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Discussing the Option

Genome sequencing is increasingly a tool in pediatric clinical practices, researchers with the Clinical Sequencing Exploratory Research Consortium Pediatrics Working Group say, adding that pediatricians need to be able to explain the implications of genome sequencing results to patients and their parents.

"One of the great advantages of genome sequencing is that it gives answers to people who have spent years looking for a diagnosis for their children with developmental disorders," says Laurence McCullough from Baylor College of Medicine in a statement.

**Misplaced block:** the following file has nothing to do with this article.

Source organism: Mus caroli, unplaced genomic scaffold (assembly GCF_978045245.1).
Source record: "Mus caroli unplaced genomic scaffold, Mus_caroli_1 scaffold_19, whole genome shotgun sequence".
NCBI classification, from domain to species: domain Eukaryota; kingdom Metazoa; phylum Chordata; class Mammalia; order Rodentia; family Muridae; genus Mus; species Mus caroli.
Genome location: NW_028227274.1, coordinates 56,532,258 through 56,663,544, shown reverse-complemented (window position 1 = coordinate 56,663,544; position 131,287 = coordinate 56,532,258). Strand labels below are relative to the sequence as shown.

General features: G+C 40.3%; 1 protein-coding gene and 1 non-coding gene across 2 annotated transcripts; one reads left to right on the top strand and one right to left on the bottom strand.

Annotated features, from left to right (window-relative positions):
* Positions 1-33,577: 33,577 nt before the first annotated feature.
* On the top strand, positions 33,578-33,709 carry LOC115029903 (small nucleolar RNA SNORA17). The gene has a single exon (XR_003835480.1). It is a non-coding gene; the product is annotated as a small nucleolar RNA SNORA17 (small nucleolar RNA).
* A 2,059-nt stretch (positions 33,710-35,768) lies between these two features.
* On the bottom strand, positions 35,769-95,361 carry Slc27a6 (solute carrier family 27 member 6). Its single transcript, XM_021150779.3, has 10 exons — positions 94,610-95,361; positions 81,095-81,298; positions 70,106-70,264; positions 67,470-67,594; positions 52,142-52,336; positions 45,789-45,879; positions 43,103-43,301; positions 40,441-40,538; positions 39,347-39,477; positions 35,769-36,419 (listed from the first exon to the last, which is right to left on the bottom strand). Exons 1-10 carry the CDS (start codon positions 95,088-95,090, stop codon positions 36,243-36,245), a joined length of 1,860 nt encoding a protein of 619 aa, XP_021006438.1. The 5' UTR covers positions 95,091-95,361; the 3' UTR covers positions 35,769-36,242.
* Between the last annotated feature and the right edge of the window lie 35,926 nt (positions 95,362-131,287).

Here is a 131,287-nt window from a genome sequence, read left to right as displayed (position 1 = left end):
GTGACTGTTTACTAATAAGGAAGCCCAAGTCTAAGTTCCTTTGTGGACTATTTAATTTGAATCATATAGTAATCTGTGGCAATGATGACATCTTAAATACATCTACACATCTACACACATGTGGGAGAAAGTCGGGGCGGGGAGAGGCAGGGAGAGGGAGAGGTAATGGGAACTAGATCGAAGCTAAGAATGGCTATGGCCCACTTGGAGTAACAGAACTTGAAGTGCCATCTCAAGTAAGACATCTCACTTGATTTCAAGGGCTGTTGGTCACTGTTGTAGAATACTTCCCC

To help pediatricians navigate these waters, the working group has developed an ethics-based framework to guide discussions of disclosing genome sequencing results to patients and patients' parents, as it reports in Pediatrics this week.

When suggesting genome sequencing-based testing, McCullough and his colleagues say pediatricians need to explain to patients and their parents what sort of test is being proposed, what that test examines and how complex it is, what sort of results it may provide, and what secondary or incidental findings may also be uncovered.

Then, the working group says, the decision regarding pursuing such testing should consider the three core concepts of pediatric ethics: the best interests of the child standard, parental surrogate decision-making, and pediatric assent.

"Pediatricians should obtain the informed permission of parents and the assent of mature adolescents about the scope of sequencing to be performed and the return of results," the researchers say.

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